Thursday, November 7, 2002

Read the results

'No' nothings lacking trust in tax hikes


Stadiums: Yes.

Schools: No.

Light rail: Forgetaboutit.

The voters of Hamilton County have spoken.

And they sound penny-wise and pound-foolish.

In 1996, they voted overwhelmingly to build two stadiums on Cincinnati's riverfront.

On Election Day 2002, they voted overwhelmingly against light rail. The vast majority of school levies, while not landslide losers, also went down to defeat.

Hamilton County voters were not alone this year in rejecting schools' outstretched hands. Across Southwest Ohio's four-county landscape - Hamilton, Butler, Warren and Clermont - schools lost by nearly a 2-1 ratio.

Looks like votes against schools fled with the people who escaped Hamilton County for the booming hinterlands.

There you go, Johnny and Joanie. Read those results - if there's any money left to teach reading - and stick them in your book bags.

What's important

What a pathetic legacy we are leaving future generations. The "no" votes for education and mass transportation (Butler County's transit tax also failed) give our kids this message:

Getting a good education, reducing pollution and controlling urban sprawl aren't important. But stadiums are.

Election Day's results spoke volumes. Schools and mass transit aren't getting my money, voters barked. My tax dollars are earmarked for stadiums where millionaire owners can field teams stocked with mini-millionaires.

The stadium tax of 1996 got my vote. But that did not come with orders instructing Hamilton County's commissioners to give away the store by signing a sweetheart deal with the hapless Cincinnati Bengals.

This year, my votes went to light rail and the schools.

To me, all three issues are important to Hamilton County's future. But, when I went to the ballot box, I spoke with only one voice.

The schools took a beating at the polls for three reasons: the curse of Paul Brown Stadium; tight money; little trust.

The curse gives the Bengals losing seasons and the schools losing levies. The debacle surrounding the stadium's $451 million price tag left a bad taste in taxpayers' mouths and burned a hole in their wallets. Casting a "no" vote tells officials: No one's going to waste any more of my money.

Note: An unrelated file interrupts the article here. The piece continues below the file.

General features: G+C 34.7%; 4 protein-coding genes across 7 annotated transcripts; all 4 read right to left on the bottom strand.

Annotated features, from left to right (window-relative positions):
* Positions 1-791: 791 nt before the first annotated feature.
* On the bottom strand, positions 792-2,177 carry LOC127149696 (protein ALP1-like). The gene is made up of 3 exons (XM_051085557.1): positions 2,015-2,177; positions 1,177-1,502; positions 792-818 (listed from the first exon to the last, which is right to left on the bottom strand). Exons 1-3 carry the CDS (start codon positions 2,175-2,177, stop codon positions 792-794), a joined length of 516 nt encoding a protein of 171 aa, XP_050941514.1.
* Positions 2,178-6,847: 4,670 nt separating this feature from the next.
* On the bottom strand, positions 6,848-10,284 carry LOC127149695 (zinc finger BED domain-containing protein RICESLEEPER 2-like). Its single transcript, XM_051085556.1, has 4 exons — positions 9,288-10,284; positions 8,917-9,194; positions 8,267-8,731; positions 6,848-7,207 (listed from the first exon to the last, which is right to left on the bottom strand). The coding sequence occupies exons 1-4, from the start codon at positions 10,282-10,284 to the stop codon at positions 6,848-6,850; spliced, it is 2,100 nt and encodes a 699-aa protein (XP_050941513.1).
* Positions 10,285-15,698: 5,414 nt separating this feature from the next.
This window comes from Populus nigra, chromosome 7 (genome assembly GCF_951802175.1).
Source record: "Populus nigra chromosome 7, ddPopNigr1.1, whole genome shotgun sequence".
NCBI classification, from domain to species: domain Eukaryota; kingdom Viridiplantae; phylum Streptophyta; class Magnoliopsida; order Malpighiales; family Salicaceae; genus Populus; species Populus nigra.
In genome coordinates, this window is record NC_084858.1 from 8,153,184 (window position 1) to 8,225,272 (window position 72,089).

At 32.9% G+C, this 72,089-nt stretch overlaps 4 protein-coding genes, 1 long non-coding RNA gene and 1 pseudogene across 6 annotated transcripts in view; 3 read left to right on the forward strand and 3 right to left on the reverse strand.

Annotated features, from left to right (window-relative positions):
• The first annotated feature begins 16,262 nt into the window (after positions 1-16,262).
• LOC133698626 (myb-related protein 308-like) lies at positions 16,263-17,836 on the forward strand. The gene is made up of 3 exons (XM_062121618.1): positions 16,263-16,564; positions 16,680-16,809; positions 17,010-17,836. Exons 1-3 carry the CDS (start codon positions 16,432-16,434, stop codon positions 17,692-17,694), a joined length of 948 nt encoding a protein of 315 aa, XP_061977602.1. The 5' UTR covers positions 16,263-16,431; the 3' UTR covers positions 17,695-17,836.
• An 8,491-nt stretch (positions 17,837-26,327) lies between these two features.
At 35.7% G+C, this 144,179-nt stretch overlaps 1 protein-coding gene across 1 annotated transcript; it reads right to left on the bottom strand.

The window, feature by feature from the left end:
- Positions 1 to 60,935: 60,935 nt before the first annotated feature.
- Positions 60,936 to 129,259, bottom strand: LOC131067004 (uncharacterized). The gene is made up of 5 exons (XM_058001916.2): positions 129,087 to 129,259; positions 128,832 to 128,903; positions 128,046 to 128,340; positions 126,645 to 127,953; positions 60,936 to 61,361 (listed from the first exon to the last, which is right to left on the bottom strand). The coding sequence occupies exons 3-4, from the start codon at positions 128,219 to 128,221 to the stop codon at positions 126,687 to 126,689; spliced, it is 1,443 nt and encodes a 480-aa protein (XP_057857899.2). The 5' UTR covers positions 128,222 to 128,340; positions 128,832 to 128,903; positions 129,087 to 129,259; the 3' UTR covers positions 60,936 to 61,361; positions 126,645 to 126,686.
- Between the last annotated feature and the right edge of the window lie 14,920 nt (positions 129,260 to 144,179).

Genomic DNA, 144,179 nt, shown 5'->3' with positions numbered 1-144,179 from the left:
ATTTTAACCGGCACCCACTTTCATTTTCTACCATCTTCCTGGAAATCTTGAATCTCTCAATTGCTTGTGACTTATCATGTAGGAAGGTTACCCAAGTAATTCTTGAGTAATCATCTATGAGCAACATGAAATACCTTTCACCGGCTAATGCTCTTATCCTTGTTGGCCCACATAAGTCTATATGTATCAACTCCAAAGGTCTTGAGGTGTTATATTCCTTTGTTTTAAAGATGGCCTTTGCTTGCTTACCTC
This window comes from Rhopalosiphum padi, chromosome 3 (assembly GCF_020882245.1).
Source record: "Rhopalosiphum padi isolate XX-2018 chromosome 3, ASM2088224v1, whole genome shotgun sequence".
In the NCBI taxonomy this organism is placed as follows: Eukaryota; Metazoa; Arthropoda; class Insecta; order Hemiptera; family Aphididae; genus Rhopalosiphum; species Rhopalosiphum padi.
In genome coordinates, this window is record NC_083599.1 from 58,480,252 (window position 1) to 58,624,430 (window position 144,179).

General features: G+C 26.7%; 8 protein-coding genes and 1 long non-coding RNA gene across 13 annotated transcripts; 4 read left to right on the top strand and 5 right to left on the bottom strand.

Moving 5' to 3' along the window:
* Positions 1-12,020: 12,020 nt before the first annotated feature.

When the stadium tax passed, the economy was doing well. Now, it's going down the dumper. Disposable income is scarce. Voters can't afford to approve every school levy.

Trust goes to the heart of every school levy, especially those put forth by Cincinnati Public Schools. Voters wonder: What did you do with the money from the last levy? Why did you let the old schools fall apart? How can I trust you not to do this again with the new schools you want to build?

Down the road

Six years after the stadium tax passed, voters regret approving what now falls under the heading: Boondoggle, colossal.

They're singing the old 20-20 hindsight song: "If we had seen this coming, we never would have gone down this road."

In years to come, I hope I don't hear variations on that theme.

So, I'll be listening when school dropout rates soar, test scores plummet and potential employers give us the cold shoulder.

My ears will be open when Greater Cincinnati becomes as spread out and polluted as Los Angeles and when Tristate traffic becomes as congested as Mexico City at rush hour.

For now, I'm afraid I'll be hearing those sad songs someday soon.

Because, the voters have spoken.

Call Cliff Radel at 768-8379; or e-mail:

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